Death Valley National Park, Stop No. 5
November 28, 2020
Location: One way entrance off Highway 374 on east side
Vehicle: High clearance vehicles with at least 8 inches of ground clearance and 4WD or AWD are recommend
Parking: No parking for most of the road
Pets: Not allowed
Fee: DVNP entrance fee $35/vehicle good for 7 days or America the Beautiful Pass
Time Needed: 2-3 hours
After walking through the massive rock salt flats on The Devil’s Golf Course, we headed towards the Furnace Creek Visitor Center. We ensured our pass was validated and talked to the Park Rangers about what we should do. At this point it was around 9am so we still had a lot of the day ahead of us. The amazingly helpful Ranger told us about Titus Canyon in the north end of the Park. After her description and confirming our car could handle the tough terrain, we were sold and ecstatic. Because the park was so big with limited refueling options, we decided to play it safe and got gas before starting our 27 mile trek. We went about 4 miles past the entrance to Titus Canyon Road to the Nevada town of Beaty. We filled up and headed out.
Overall, Titus Canyon Road is 27 miles long. However it is one-way for 24 miles heading southwest. The last 3 miles are on a two-way road. There is a parking lot at the west entrance, and you can hike into the canyon from there. To take travel the full road by car, you enter off Highway 374.
The journey is incredible! We stopped many times, took tons of pictures, and loved every second of it. First, you start on relatively flat dirt road with early warning signs from the Park Service about unmaintained roads and unsafe passage in inclement weather. In fact, the NPS will close the road during poor conditions or road washouts. Driving west through the Amargosa Valley towards Grapevine Mountains built a lot of excited tension for us first time visitors. We knew the road would be challenging, thrilling, and time consuming… but in what way?
You enter the half billion year old rocks of the Grapevine Mountains at White Pass. At this point you’re entering upper Titanothere Canyon. According to the NPS, the “colorful rock deposits along this section contain fossil beds 30-35 million years old.” There is a spot to hike here, we didn’t, but trailhead directions are on the webpage linked in this paragraph.
Continuing on you’ll meet Red Pass after climbing a series of switch backs for cars. We dipped and crawled through the uneven eroded and rocky road. Eventually you’ll get to the top. It is the highest point on the road and it divides the two canyons. There is a hike here as well. We did not stop but saw some cars parked on the side of the road. However, the view looking back is amazing. At this point you get a glimpse of the valley sitting before the entrance to Titus Canyon. Getting down to there was a lot of fun!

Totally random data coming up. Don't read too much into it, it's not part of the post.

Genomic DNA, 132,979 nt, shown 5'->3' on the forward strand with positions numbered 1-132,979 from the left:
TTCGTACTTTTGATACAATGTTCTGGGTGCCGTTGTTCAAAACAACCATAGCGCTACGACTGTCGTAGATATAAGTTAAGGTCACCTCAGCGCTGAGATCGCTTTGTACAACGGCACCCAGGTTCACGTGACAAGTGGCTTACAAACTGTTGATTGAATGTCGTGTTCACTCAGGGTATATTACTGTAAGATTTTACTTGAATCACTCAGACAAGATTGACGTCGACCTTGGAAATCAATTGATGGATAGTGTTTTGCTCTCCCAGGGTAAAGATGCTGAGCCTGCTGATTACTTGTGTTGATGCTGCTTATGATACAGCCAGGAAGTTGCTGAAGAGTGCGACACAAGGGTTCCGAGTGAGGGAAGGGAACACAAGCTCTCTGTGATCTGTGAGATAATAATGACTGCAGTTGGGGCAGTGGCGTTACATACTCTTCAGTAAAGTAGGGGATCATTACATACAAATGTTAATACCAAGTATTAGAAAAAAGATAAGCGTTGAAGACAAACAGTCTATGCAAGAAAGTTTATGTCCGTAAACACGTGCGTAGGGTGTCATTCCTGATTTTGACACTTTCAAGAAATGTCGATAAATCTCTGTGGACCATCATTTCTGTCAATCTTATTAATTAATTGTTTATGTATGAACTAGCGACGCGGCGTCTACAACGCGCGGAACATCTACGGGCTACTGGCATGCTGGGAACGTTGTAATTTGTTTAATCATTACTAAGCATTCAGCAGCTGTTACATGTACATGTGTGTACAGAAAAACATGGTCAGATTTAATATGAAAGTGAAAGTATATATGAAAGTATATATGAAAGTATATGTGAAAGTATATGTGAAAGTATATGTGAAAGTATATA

As we started our descent we quickly learned this was not going to be quick. The road is not any better, if not worse at points. There are sharp turns and steep grades. Sometimes the scariest part was not being able to see the road immediately in front because of the angle of the car and the obstructed view from created by the hood. Again, it felt like we were crawling at points where all the sudden we dipped and shook as the car made its way over a rock and through dips. Occasionally we let out massive sighs of relief or picked up our jaws off floor because the views were incredible.
Twisting and turning your way downhill, you’ll soon see the remains of Leadfield – the failed mining town. The now ghost town has a very brief history but it’s quite fascinating and captures much of get-rich-quick schemes that popped up in the western expansion of the time. Without a full history lesson; the story goes that Leadfield was a false promise of lead ore and false advertising to investors. The town lasted less than a year, but it’s the reason for the road to the canyon. We stopped and looked around at what was left from 1925-1926! Almost 100 years old!
After leaving the ghost town you soon enter the start to Titus Canyon. The wash is mostly gravel and there is a good amount of vegetation, making it clear that this is a collecting point for water from rains and flash floods. It soon becomes clear that you’re in the canyon as see the limestone walls start to get higher and higher. Looking around is other worldly. You don’t feel like you’re in Death Valley anymore. The steep cliffs tower over, hide the sun at certain angles, and spew unique plants from the cracks. We didn’t see any bighorn sheep, but don’t be surprised if you see one. There are hikes here as well. A little further down there are petroglyphs from Native Americans that hunted and lived in the area.
Continuing on, Titus Canyon is full of fun twists, blind corners, and looming cliffs that look like they’re watching your every turn. Grey rock and layers throughout out are so easy to see because they become so close! In fact within the final 1.5 miles, the Canyon is 20 ft wide at its narrowest point. As you get closer to the end, depending on the time of the year, you may see many hikers. Be careful and go slow! And overall, take your time to enjoy the journey.